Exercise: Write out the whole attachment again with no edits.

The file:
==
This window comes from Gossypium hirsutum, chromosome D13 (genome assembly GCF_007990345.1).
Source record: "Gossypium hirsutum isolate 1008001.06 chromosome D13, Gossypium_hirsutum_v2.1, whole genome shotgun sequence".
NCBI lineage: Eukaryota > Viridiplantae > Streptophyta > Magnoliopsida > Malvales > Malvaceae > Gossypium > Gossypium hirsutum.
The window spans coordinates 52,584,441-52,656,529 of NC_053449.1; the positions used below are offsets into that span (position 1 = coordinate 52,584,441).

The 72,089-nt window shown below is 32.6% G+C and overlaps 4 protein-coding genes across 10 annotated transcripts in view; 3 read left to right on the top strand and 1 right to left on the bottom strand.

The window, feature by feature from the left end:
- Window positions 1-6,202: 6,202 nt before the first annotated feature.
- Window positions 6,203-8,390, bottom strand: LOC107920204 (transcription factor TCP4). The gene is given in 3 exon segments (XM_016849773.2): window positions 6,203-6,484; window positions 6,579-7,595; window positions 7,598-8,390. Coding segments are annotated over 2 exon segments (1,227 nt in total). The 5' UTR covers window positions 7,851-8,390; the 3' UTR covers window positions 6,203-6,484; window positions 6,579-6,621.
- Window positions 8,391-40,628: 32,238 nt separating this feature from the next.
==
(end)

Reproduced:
This window comes from Gossypium hirsutum, chromosome D13 (genome assembly GCF_007990345.1).
Source record: "Gossypium hirsutum isolate 1008001.06 chromosome D13, Gossypium_hirsutum_v2.1, whole genome shotgun sequence".
NCBI lineage: Eukaryota > Viridiplantae > Streptophyta > Magnoliopsida > Malvales > Malvaceae > Gossypium > Gossypium hirsutum.
The window spans coordinates 52,584,441-52,656,529 of NC_053449.1; the positions used below are offsets into that span (position 1 = coordinate 52,584,441).

The 72,089-nt window shown below is 32.6% G+C and overlaps 4 protein-coding genes across 10 annotated transcripts in view; 3 read left to right on the top strand and 1 right to left on the bottom strand.

The window, feature by feature from the left end:
- Window positions 1-6,202: 6,202 nt before the first annotated feature.
- Window positions 6,203-8,390, bottom strand: LOC107920204 (transcription factor TCP4). The gene is given in 3 exon segments (XM_016849773.2): window positions 6,203-6,484; window positions 6,579-7,595; window positions 7,598-8,390. Coding segments are annotated over 2 exon segments (1,227 nt in total). The 5' UTR covers window positions 7,851-8,390; the 3' UTR covers window positions 6,203-6,484; window positions 6,579-6,621.
- Window positions 8,391-40,628: 32,238 nt separating this feature from the next.